Addressing merchant fraud and the KYC challenge for B2B platforms and aggregators

Asheeta Regidi Head, Fintech Policy at Cashfree.

This article was first published on Medianama, dated December 9th, 2020.

By Asheeta Regidi and Reeju Datta

Many Business-to-Business (B2B) service providers today perform a function much like payment aggregators (PAs), of on-boarding merchants into the digital ecosystem. Whether through easing access to financial services, markets access or resolving any other issue via a range of services, these players enable businesses of all shapes and sizes to explore their potential.

PAs, banks, Business-2-Business (B2B) and Business-2-Consumer (B2C) e-commerce marketplaces, aggregators of offline retailers (like digital bookkeeping apps), non-bank lending to Small-Medium-Enterprises (SME), B2B neo-banks, and others (collectively, ‘Aggregators’) all play a similar role. While these players bring benefits like efficiency and financial inclusion, they also encounter the same problem, the scale of which is fairly unique to India, of tackling merchant fraud1.

Fraud during online transactions is very often associated with payment processing, and payment processors and PAs consequently. Today, as providers of indirect access to the financial system, effective end-merchant verification is an equally crucial challenge for all Aggregators.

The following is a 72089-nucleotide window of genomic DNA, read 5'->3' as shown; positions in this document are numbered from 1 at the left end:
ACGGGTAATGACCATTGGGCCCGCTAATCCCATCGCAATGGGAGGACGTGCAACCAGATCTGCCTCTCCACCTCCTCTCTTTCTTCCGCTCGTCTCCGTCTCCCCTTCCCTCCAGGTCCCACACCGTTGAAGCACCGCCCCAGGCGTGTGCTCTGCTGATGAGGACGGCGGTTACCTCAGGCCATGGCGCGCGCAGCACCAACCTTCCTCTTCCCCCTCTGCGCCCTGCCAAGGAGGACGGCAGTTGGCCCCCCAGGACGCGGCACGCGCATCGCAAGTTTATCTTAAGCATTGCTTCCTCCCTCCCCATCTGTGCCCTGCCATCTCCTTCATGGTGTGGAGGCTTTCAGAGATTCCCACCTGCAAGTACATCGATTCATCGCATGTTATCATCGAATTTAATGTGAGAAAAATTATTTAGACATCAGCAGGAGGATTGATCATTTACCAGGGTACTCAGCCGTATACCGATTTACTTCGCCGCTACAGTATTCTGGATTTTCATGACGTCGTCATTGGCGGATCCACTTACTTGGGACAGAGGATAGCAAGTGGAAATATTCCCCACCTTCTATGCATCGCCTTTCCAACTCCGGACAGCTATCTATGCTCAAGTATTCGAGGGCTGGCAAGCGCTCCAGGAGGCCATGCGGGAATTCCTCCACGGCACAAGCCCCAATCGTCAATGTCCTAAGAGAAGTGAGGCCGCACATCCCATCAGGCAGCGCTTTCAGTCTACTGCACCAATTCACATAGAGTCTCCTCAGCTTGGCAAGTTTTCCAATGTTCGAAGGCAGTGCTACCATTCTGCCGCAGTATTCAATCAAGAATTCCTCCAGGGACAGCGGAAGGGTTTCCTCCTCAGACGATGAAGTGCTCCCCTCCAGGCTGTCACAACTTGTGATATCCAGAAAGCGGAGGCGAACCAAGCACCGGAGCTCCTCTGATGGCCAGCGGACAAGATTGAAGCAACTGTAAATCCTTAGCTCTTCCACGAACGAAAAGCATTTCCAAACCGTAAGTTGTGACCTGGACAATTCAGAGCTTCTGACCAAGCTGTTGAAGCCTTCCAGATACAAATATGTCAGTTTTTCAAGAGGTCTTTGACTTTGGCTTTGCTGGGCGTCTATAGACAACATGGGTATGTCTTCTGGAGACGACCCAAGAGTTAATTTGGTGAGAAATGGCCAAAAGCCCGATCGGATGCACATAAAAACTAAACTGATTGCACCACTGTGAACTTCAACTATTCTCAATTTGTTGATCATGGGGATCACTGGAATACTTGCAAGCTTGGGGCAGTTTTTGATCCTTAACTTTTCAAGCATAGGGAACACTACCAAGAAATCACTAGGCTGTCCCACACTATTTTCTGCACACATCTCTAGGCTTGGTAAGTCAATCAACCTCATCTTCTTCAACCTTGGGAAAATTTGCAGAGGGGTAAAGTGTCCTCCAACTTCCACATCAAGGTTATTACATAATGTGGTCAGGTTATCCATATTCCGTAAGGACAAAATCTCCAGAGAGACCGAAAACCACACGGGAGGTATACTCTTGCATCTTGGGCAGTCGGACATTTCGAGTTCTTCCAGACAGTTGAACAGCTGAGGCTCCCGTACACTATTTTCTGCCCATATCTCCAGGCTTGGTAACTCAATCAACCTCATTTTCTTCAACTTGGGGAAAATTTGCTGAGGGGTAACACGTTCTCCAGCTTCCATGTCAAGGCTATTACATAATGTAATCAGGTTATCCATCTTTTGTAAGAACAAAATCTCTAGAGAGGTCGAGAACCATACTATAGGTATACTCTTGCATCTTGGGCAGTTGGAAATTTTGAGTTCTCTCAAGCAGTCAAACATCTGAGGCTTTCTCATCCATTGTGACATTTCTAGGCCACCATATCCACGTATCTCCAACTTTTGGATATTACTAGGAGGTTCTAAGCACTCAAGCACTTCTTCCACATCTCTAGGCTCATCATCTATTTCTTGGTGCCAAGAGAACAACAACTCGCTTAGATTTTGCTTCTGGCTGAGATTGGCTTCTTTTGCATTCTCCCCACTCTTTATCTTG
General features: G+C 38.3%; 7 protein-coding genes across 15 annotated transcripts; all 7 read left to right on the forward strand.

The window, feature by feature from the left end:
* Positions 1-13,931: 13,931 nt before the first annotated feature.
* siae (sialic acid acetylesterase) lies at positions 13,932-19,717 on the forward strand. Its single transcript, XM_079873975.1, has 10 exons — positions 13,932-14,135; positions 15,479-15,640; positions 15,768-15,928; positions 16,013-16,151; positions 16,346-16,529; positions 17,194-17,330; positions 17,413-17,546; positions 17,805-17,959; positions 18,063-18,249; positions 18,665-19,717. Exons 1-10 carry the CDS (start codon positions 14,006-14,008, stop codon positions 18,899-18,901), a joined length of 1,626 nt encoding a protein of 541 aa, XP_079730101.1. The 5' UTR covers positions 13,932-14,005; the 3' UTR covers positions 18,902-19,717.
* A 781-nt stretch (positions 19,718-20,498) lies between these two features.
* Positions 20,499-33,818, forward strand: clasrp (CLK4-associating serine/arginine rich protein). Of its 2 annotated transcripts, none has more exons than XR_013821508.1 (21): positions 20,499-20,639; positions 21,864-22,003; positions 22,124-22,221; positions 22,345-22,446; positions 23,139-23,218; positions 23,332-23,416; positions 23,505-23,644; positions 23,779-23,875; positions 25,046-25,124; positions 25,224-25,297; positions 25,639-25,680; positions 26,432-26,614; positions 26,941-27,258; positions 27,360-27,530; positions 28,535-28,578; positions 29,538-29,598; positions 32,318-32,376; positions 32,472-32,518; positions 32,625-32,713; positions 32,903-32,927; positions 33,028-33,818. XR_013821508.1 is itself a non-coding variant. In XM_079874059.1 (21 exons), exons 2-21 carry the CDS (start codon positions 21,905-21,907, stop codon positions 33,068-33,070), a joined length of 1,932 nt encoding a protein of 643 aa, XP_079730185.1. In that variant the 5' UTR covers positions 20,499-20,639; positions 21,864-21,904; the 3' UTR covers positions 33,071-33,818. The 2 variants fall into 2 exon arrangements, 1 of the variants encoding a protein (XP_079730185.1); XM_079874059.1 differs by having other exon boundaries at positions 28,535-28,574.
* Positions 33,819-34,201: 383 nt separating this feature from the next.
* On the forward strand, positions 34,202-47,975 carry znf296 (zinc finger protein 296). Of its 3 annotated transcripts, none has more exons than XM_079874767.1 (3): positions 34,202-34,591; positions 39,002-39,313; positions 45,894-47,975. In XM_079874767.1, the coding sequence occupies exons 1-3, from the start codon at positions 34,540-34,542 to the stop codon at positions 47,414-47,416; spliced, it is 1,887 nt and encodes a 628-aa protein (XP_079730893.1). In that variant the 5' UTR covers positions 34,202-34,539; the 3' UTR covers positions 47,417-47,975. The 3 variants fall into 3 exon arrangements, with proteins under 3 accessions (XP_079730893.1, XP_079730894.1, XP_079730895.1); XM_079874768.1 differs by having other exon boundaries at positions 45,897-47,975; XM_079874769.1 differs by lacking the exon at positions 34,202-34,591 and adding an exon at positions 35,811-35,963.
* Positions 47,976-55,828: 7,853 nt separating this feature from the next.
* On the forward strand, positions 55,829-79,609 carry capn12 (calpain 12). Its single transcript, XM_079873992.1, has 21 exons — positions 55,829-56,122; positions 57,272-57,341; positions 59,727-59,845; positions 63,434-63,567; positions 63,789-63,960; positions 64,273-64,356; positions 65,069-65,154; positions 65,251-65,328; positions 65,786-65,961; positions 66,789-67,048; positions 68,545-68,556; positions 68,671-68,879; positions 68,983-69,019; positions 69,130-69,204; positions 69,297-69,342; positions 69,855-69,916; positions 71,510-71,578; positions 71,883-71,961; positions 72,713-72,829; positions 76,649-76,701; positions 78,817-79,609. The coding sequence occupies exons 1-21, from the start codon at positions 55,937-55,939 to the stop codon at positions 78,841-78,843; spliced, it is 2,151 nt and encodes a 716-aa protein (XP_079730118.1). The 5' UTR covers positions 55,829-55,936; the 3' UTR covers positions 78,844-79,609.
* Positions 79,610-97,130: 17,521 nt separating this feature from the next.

Fraud at the merchant level

Transaction level fraud in payments, such as unauthorized transactions via stolen cards/phishing or false refund/chargeback claims, often occurs at the individual level, and is largely mitigated due to mandatory two factor authentication2. However,  merchant level fraud occurs at the business level, and is rampant. The larger scale is because multiple users can be duped at once, also making merchant fraud the major cause of fraud induced losses for PAs.

The fraud itself can occur through multiple means:

  • An inoperative business posing as an operative one
  • A restricted/prohibited business posing as a lower risk business
  • A fake storefront set up to execute bust-out fraud 3 (for utilising fraudulently obtained credit lines)
  • Transaction laundering4, or utilising a legitimate merchant’s credentials without its knowledge to process illegal transactions
  • Straightforward identity theft assuming an existing merchant’s identity, or creating an altogether new identity
  • Approved, legitimate merchants allowing fraudulent activities, like factoring (allowing unapproved affiliates to use their payment credentials), or engaging in money laundering/tax evasion.

Different service providers face different types of merchant frauds. For example, while e-commerce marketplaces face issues with sale of inauthentic products or non-delivery, lenders providing business loans can find that these are utilised for personal purposes or were disbursed to shell companies. The aim of the fraud can also vary, PAs, for example, face fraudulent transactions which aim to dupe users, and also money laundering and tax evasion tactics which aim to dupe the authorities. Identity, however, often forms the crux of merchant fraud, whether as a fake business or a legitimate business conducting fraudulent activities.